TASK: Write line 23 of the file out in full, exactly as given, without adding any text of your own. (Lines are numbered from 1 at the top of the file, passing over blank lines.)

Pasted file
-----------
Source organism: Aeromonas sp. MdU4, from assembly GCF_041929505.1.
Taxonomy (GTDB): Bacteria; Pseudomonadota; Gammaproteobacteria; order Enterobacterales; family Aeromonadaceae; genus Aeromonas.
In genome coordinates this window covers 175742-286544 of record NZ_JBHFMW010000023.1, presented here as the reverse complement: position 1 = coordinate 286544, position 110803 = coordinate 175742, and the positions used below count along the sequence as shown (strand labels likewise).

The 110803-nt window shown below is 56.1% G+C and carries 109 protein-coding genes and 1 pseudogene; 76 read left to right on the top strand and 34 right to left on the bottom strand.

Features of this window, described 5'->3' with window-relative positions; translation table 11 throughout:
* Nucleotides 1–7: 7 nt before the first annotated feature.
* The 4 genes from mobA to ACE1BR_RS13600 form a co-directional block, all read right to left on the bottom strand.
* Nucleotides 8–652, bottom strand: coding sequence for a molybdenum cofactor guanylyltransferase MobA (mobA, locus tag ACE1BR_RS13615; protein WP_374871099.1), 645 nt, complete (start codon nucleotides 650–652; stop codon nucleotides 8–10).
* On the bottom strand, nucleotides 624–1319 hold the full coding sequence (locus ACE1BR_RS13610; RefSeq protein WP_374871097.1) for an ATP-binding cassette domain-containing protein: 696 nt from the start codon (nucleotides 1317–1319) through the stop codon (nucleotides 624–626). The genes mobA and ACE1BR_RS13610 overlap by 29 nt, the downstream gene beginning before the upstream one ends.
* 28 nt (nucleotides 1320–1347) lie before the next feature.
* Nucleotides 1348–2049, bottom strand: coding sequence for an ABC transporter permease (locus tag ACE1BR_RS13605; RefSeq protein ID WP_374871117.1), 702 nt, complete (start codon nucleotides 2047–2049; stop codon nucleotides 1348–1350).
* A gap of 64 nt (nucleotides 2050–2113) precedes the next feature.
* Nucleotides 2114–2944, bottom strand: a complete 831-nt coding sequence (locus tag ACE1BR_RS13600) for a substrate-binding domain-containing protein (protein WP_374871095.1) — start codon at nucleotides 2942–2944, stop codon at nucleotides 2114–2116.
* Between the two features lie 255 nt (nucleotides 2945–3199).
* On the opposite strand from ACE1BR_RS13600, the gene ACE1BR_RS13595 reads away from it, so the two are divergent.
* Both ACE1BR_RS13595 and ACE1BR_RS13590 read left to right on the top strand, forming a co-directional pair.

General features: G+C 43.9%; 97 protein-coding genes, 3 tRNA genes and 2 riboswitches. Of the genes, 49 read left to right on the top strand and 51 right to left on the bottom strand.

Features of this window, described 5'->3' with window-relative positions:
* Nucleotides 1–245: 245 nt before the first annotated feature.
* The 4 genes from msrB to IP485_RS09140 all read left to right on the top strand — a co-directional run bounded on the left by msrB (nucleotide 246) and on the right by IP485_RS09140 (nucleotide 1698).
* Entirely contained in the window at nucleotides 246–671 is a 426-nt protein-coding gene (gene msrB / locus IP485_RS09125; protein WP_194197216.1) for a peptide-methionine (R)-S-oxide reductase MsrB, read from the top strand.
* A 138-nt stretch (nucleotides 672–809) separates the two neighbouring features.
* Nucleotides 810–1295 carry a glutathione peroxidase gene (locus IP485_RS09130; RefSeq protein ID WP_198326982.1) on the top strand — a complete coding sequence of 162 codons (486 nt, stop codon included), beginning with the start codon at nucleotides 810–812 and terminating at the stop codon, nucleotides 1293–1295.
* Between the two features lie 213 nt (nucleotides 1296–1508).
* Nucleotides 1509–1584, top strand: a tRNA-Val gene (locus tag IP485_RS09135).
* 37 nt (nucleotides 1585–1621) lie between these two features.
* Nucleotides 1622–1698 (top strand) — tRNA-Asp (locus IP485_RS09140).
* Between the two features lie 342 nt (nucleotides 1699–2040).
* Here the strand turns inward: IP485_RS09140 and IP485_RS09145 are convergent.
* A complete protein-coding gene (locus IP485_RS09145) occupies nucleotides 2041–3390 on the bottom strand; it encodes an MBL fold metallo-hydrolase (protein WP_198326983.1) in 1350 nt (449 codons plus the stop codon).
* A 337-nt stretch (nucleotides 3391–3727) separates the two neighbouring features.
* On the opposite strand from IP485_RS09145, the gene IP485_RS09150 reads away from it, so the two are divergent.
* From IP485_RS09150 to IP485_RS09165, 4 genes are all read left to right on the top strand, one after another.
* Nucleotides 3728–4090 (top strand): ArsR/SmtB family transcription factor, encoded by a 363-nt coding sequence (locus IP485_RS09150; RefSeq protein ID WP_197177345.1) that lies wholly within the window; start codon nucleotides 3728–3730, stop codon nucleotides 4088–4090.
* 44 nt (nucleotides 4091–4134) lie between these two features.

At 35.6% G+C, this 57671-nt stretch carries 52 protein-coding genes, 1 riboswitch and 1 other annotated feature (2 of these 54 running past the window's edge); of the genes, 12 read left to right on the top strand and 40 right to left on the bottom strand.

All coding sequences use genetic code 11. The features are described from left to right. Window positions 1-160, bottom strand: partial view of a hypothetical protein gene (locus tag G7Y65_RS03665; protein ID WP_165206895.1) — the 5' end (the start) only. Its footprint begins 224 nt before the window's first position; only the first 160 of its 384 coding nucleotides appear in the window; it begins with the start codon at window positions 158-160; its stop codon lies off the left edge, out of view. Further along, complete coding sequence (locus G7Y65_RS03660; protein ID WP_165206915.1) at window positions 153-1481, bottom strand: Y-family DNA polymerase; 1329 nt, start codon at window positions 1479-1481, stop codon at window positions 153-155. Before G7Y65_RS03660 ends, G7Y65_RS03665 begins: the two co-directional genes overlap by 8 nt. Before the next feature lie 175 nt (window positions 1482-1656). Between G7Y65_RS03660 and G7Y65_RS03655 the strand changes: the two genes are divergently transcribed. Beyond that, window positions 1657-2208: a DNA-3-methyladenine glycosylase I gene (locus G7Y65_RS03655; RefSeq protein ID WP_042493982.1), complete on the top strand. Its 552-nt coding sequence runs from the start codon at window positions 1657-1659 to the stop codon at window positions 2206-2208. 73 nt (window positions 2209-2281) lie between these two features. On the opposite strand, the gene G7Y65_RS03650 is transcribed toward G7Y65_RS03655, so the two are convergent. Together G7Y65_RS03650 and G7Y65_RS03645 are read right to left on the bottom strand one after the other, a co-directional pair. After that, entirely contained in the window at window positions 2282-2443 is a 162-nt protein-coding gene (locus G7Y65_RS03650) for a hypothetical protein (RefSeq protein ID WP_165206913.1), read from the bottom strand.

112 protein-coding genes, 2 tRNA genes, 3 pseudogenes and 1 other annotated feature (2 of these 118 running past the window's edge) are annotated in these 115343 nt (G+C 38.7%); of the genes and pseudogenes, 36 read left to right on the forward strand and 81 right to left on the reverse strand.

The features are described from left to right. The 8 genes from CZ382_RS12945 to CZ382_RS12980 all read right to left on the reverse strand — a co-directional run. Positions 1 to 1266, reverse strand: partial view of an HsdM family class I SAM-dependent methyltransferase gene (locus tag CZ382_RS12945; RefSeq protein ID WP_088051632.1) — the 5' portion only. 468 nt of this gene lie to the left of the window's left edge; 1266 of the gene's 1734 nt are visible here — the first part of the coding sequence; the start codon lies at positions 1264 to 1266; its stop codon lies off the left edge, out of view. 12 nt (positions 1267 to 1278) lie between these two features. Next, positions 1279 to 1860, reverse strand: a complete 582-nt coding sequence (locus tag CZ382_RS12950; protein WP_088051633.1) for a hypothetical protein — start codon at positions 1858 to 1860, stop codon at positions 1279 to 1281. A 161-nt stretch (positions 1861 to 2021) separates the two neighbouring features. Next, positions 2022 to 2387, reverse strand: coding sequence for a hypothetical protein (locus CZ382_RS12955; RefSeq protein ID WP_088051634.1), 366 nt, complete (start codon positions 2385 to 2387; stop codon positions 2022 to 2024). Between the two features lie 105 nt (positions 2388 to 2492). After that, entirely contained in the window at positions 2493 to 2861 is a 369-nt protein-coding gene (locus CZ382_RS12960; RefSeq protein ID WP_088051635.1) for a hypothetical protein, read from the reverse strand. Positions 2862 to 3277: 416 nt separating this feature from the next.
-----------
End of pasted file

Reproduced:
* Nucleotides 810–1295 carry a glutathione peroxidase gene (locus IP485_RS09130; RefSeq protein ID WP_198326982.1) on the top strand — a complete coding sequence of 162 codons (486 nt, stop codon included), beginning with the start codon at nucleotides 810–812 and terminating at the stop codon, nucleotides 1293–1295.